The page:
When Rogerio Oliveira strolls through the vast IBM (IBM) service delivery center in Hortolandia, Brazil, the contrast between the old and new IBM is stark. What was once a factory for mainframes is now crowded with hundreds of Brazilians on a different sort of assembly line. Their output is information, and they sit in rows of cubicles that stretch the length of a football field under a soaring, metal-trussed roof. A few years ago, the factory work performed here was just for Brazilian customers. Today, 100 clients for the facility's services, which range from software programming to financial accounting, come from 40 countries, including Canada, Mexico, South Africa, and the U.S.
Oliveira, a 35-year IBM veteran and general manager for Latin America, stands at the heart of IBM's effort to transform itself into what it calls a "globally integrated enterprise." IBM has talked about its new global vision for two years. But only recently have managers like Oliveira turned that vision into a practical and solidly profitable business.
This is not the IBM of the 20th century, when Big Blue defined what it meant to be a multinational. Back then, its subsidiaries in 160 countries behaved like mini-IBMs—essentially, standalone operations serving their local customers. But replicating itself became too costly for IBM. So now the company is reorganizing around the principle that it will perform work for customers where the jobs can best be done—tapping the right talent at the right price.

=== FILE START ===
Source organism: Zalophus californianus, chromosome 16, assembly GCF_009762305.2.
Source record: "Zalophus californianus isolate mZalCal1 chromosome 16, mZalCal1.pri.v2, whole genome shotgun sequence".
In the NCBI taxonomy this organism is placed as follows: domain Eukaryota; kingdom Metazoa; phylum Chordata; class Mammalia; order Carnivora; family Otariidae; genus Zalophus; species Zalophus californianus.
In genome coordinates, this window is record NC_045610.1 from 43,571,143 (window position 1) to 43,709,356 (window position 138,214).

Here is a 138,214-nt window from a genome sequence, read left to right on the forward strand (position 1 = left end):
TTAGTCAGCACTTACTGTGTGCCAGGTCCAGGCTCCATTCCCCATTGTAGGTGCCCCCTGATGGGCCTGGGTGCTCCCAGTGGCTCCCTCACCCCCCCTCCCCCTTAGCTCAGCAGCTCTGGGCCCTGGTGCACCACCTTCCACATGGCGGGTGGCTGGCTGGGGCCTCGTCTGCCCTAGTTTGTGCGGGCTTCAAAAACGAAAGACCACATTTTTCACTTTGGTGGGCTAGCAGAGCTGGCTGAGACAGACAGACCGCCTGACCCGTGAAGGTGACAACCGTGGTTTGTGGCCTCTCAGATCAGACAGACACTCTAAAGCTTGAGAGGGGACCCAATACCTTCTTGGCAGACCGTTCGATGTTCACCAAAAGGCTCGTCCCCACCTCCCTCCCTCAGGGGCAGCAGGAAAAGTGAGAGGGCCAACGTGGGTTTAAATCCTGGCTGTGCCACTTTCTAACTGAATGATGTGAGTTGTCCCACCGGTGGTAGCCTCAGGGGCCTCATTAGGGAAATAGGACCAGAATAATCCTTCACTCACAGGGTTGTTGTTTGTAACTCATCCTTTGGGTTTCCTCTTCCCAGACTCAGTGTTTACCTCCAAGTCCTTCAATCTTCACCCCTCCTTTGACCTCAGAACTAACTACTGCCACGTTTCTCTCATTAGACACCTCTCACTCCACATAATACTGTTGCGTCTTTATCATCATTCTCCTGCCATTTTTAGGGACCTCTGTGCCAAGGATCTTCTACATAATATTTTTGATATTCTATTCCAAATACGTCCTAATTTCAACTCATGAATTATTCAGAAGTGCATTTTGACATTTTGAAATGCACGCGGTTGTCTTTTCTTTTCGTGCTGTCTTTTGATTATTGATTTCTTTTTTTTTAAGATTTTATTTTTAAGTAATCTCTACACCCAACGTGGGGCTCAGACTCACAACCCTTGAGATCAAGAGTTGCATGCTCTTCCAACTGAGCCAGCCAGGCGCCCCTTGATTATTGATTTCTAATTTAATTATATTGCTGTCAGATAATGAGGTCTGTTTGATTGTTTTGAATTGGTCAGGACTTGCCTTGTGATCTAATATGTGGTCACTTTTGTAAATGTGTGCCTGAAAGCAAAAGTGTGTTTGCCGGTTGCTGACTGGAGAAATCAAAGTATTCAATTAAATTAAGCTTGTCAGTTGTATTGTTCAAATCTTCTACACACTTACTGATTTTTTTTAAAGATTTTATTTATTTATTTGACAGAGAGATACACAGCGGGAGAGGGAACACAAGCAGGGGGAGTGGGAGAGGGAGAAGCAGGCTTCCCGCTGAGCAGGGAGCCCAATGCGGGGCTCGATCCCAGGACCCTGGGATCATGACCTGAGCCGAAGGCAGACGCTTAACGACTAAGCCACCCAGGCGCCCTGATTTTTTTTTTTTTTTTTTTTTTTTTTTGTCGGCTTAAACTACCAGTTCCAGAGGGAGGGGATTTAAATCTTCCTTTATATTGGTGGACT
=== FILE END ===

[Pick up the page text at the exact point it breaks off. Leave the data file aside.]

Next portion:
That philosophy has produced a monumental shift in how IBM operates. In the past three years, the company has hired some 90,000 people in low-cost countries including Brazil, China, and India. These people, working in so-called global service delivery centers, provide a wide array of services for clients. The work goes beyond software programming to include data center operations, help-desk call centers, financial accounting, and benefits management. Initially, cheap labor was the big attraction of this move, with pay in India 70% to 80% lower than in the U.S. But these days, tapping the abundant talent pools—and new ideas—in emerging markets such as India and China is important as well.
Many of those global service employees report both to local supervisors and to managers thousands of miles away. Pressure is most intense on those managers who run countries or regions, like Oliveira. "My worst day was the last day of the quarter," he says of his job as the Brazil country manager, which he held until he was promoted in late 2007. "I was measured for producing sales in Brazil, and at the same time, I had 6,000 global service delivery people with a different way of measuring. It was schizophrenic."